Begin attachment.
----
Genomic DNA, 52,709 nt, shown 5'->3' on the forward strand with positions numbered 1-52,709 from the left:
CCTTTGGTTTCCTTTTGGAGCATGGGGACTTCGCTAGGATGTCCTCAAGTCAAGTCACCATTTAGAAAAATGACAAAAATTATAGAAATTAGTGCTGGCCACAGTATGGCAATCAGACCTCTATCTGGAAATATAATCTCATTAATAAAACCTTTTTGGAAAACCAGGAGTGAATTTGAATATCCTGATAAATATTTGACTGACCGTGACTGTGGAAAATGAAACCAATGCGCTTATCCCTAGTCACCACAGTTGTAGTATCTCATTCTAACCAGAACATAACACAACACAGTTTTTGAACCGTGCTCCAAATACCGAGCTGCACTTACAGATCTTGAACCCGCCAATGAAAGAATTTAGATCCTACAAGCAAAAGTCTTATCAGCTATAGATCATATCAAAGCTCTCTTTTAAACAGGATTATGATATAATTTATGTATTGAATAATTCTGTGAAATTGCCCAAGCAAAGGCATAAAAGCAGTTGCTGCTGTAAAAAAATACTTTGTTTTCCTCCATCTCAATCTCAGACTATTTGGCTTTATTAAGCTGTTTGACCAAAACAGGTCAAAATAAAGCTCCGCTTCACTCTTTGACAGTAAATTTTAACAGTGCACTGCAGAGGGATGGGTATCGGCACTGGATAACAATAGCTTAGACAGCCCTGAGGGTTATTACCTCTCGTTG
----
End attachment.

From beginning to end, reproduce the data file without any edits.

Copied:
Genomic DNA, 52,709 nt, shown 5'->3' on the forward strand with positions numbered 1-52,709 from the left:
CCTTTGGTTTCCTTTTGGAGCATGGGGACTTCGCTAGGATGTCCTCAAGTCAAGTCACCATTTAGAAAAATGACAAAAATTATAGAAATTAGTGCTGGCCACAGTATGGCAATCAGACCTCTATCTGGAAATATAATCTCATTAATAAAACCTTTTTGGAAAACCAGGAGTGAATTTGAATATCCTGATAAATATTTGACTGACCGTGACTGTGGAAAATGAAACCAATGCGCTTATCCCTAGTCACCACAGTTGTAGTATCTCATTCTAACCAGAACATAACACAACACAGTTTTTGAACCGTGCTCCAAATACCGAGCTGCACTTACAGATCTTGAACCCGCCAATGAAAGAATTTAGATCCTACAAGCAAAAGTCTTATCAGCTATAGATCATATCAAAGCTCTCTTTTAAACAGGATTATGATATAATTTATGTATTGAATAATTCTGTGAAATTGCCCAAGCAAAGGCATAAAAGCAGTTGCTGCTGTAAAAAAATACTTTGTTTTCCTCCATCTCAATCTCAGACTATTTGGCTTTATTAAGCTGTTTGACCAAAACAGGTCAAAATAAAGCTCCGCTTCACTCTTTGACAGTAAATTTTAACAGTGCACTGCAGAGGGATGGGTATCGGCACTGGATAACAATAGCTTAGACAGCCCTGAGGGTTATTACCTCTCGTTG